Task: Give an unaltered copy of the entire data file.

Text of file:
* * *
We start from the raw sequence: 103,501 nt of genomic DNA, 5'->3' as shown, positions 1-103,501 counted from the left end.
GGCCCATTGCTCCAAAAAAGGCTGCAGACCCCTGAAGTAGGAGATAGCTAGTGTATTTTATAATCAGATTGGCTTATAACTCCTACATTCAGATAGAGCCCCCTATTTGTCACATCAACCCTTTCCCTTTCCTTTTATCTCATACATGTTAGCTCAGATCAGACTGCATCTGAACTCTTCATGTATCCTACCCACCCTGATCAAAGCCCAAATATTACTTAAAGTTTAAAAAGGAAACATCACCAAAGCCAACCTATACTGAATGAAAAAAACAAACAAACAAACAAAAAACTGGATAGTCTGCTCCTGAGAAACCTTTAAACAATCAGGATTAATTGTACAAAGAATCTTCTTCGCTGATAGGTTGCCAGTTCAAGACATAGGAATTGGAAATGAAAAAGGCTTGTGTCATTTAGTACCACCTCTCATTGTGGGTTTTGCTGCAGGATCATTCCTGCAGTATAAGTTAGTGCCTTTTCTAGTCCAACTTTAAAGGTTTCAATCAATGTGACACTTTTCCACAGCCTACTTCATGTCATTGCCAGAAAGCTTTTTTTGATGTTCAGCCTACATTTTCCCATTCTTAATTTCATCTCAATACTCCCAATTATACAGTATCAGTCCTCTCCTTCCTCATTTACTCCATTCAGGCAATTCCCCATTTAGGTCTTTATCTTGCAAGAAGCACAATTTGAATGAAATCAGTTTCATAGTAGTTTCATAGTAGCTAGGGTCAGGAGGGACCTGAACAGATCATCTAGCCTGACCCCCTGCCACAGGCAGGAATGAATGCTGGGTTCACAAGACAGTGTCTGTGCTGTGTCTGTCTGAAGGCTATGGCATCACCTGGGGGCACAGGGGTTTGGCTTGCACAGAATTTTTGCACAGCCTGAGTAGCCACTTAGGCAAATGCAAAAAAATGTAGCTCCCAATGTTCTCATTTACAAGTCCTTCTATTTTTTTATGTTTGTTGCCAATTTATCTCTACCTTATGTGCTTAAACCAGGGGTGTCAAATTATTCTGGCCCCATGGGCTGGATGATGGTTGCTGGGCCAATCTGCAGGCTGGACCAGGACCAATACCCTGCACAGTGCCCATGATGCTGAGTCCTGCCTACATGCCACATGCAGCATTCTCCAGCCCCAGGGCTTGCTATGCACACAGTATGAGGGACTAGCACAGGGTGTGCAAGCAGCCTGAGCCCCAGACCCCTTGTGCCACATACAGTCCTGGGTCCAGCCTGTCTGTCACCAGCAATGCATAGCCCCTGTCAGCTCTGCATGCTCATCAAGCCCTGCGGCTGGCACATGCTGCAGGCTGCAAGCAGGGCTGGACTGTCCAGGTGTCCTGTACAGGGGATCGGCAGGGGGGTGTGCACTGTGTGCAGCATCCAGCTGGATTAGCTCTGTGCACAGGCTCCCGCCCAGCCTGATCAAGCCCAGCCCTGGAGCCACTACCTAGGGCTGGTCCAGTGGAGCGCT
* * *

We start from the raw sequence: 103,501 nt of genomic DNA, 5'->3' as shown, positions 1-103,501 counted from the left end.
GGCCCATTGCTCCAAAAAAGGCTGCAGACCCCTGAAGTAGGAGATAGCTAGTGTATTTTATAATCAGATTGGCTTATAACTCCTACATTCAGATAGAGCCCCCTATTTGTCACATCAACCCTTTCCCTTTCCTTTTATCTCATACATGTTAGCTCAGATCAGACTGCATCTGAACTCTTCATGTATCCTACCCACCCTGATCAAAGCCCAAATATTACTTAAAGTTTAAAAAGGAAACATCACCAAAGCCAACCTATACTGAATGAAAAAAACAAACAAACAAACAAAAAACTGGATAGTCTGCTCCTGAGAAACCTTTAAACAATCAGGATTAATTGTACAAAGAATCTTCTTCGCTGATAGGTTGCCAGTTCAAGACATAGGAATTGGAAATGAAAAAGGCTTGTGTCATTTAGTACCACCTCTCATTGTGGGTTTTGCTGCAGGATCATTCCTGCAGTATAAGTTAGTGCCTTTTCTAGTCCAACTTTAAAGGTTTCAATCAATGTGACACTTTTCCACAGCCTACTTCATGTCATTGCCAGAAAGCTTTTTTTGATGTTCAGCCTACATTTTCCCATTCTTAATTTCATCTCAATACTCCCAATTATACAGTATCAGTCCTCTCCTTCCTCATTTACTCCATTCAGGCAATTCCCCATTTAGGTCTTTATCTTGCAAGAAGCACAATTTGAATGAAATCAGTTTCATAGTAGTTTCATAGTAGCTAGGGTCAGGAGGGACCTGAACAGATCATCTAGCCTGACCCCCTGCCACAGGCAGGAATGAATGCTGGGTTCACAAGACAGTGTCTGTGCTGTGTCTGTCTGAAGGCTATGGCATCACCTGGGGGCACAGGGGTTTGGCTTGCACAGAATTTTTGCACAGCCTGAGTAGCCACTTAGGCAAATGCAAAAAAATGTAGCTCCCAATGTTCTCATTTACAAGTCCTTCTATTTTTTTATGTTTGTTGCCAATTTATCTCTACCTTATGTGCTTAAACCAGGGGTGTCAAATTATTCTGGCCCCATGGGCTGGATGATGGTTGCTGGGCCAATCTGCAGGCTGGACCAGGACCAATACCCTGCACAGTGCCCATGATGCTGAGTCCTGCCTACATGCCACATGCAGCATTCTCCAGCCCCAGGGCTTGCTATGCACACAGTATGAGGGACTAGCACAGGGTGTGCAAGCAGCCTGAGCCCCAGACCCCTTGTGCCACATACAGTCCTGGGTCCAGCCTGTCTGTCACCAGCAATGCATAGCCCCTGTCAGCTCTGCATGCTCATCAAGCCCTGCGGCTGGCACATGCTGCAGGCTGCAAGCAGGGCTGGACTGTCCAGGTGTCCTGTACAGGGGATCGGCAGGGGGGTGTGCACTGTGTGCAGCATCCAGCTGGATTAGCTCTGTGCACAGGCTCCCGCCCAGCCTGATCAAGCCCAGCCCTGGAGCCACTACCTAGGGCTGGTCCAGTGGAGCGCT